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Definition: An analysis of an employee's work habits undertaken at a fixed point in time to determine the degree to which stated objectives and expectations have been reached .
Everybody who works for you needs to know where they stand and how they are doing compared to your expectations of them. Many companies have formal review systems to let employees know how their performances stack up. Reviews may be conducted as often as every three months, but annual reviews are most popular.
Each review should go over the goals that were set when the employee started the job or during the last performance evaluation. Then the review should examine how well the employee has done toward reaching these goals. The employee should be asked to rate his or her performance, in addition to relying on objective measurements such as sales figures. You and the employee should then discuss the desirability of trying to reach goals that haven't yet been achieved, and you should both set goals for the future.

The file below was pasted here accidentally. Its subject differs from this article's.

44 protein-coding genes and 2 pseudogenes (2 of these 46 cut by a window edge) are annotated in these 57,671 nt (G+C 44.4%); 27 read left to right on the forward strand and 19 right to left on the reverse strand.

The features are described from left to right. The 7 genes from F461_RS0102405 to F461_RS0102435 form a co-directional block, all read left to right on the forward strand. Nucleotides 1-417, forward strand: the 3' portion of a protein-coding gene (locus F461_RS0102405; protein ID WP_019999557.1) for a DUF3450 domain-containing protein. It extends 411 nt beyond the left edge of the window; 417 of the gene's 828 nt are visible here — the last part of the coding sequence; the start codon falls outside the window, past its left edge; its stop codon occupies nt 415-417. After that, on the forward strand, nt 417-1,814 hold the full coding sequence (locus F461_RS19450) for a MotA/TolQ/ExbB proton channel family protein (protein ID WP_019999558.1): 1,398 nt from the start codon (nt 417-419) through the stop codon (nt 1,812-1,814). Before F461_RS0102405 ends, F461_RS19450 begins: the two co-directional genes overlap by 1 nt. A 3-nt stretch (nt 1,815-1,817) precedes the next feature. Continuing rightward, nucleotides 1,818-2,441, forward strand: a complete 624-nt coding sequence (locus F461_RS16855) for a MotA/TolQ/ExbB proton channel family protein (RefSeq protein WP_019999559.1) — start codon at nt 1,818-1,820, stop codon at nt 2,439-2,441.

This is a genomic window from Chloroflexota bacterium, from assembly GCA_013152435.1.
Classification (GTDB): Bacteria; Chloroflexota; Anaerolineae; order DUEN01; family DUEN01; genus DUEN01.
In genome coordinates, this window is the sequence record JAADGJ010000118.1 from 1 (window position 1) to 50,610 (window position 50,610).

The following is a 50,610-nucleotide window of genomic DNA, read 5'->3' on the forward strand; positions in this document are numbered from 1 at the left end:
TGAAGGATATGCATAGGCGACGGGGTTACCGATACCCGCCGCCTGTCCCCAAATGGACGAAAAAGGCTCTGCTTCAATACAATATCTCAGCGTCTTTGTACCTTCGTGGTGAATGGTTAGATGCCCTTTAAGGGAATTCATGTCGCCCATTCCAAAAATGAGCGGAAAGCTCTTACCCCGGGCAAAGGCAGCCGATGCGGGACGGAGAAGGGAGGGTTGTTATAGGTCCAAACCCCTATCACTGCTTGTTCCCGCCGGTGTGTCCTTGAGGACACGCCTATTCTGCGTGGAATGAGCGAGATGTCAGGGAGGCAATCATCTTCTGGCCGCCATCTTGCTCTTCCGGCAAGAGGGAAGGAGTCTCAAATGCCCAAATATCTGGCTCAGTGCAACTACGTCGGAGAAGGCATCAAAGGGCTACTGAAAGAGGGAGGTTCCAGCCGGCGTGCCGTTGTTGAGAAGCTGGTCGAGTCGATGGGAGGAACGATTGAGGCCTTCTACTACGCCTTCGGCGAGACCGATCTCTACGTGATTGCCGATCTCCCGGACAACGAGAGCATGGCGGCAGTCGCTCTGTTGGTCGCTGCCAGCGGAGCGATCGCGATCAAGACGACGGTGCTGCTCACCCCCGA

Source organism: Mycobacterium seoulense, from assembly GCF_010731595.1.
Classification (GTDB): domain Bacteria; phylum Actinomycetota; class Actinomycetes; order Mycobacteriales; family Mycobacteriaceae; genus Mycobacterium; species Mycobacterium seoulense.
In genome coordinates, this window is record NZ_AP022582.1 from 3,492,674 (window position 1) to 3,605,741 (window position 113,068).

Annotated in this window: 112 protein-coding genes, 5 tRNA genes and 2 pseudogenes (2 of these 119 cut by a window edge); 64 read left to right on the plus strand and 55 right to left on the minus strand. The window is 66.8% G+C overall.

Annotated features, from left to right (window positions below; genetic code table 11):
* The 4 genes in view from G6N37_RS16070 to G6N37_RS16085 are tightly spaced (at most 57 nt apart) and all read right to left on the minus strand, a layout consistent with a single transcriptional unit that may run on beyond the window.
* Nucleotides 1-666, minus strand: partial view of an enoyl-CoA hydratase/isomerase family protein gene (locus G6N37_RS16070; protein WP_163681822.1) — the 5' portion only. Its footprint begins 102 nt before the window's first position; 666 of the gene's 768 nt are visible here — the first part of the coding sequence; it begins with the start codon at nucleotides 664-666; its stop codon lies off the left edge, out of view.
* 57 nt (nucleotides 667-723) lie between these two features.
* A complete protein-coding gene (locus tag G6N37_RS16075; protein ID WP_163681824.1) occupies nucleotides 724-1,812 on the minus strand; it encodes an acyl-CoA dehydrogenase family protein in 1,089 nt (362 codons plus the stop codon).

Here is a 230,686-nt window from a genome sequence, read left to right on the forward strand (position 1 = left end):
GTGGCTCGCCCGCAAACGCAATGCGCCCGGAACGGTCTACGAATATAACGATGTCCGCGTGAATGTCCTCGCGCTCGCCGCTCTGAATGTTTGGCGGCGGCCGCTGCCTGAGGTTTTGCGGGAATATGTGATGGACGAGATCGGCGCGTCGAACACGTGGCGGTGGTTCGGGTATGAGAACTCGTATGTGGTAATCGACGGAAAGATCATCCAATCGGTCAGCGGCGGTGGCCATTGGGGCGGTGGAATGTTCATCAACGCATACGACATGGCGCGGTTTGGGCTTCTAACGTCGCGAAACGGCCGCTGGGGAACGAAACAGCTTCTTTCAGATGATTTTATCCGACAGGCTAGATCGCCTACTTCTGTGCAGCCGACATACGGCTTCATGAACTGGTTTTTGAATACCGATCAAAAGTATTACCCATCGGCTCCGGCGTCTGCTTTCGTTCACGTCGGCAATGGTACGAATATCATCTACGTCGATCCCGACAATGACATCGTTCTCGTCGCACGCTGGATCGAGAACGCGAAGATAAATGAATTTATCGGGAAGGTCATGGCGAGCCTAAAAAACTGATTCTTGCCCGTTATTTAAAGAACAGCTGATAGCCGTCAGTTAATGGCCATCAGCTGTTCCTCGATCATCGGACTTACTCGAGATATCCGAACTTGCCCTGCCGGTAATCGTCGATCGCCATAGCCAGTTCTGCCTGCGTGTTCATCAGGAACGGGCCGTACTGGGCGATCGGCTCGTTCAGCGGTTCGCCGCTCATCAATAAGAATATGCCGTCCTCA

But reviews and evaluations are--often justifiably--viewed as little more than formalities that accomplish little or nothing in the way of true feedback. To make formal evaluations go more smoothly, and to eliminate any surprises on the employee's part, give feedback at the time something occurs to warrant it.
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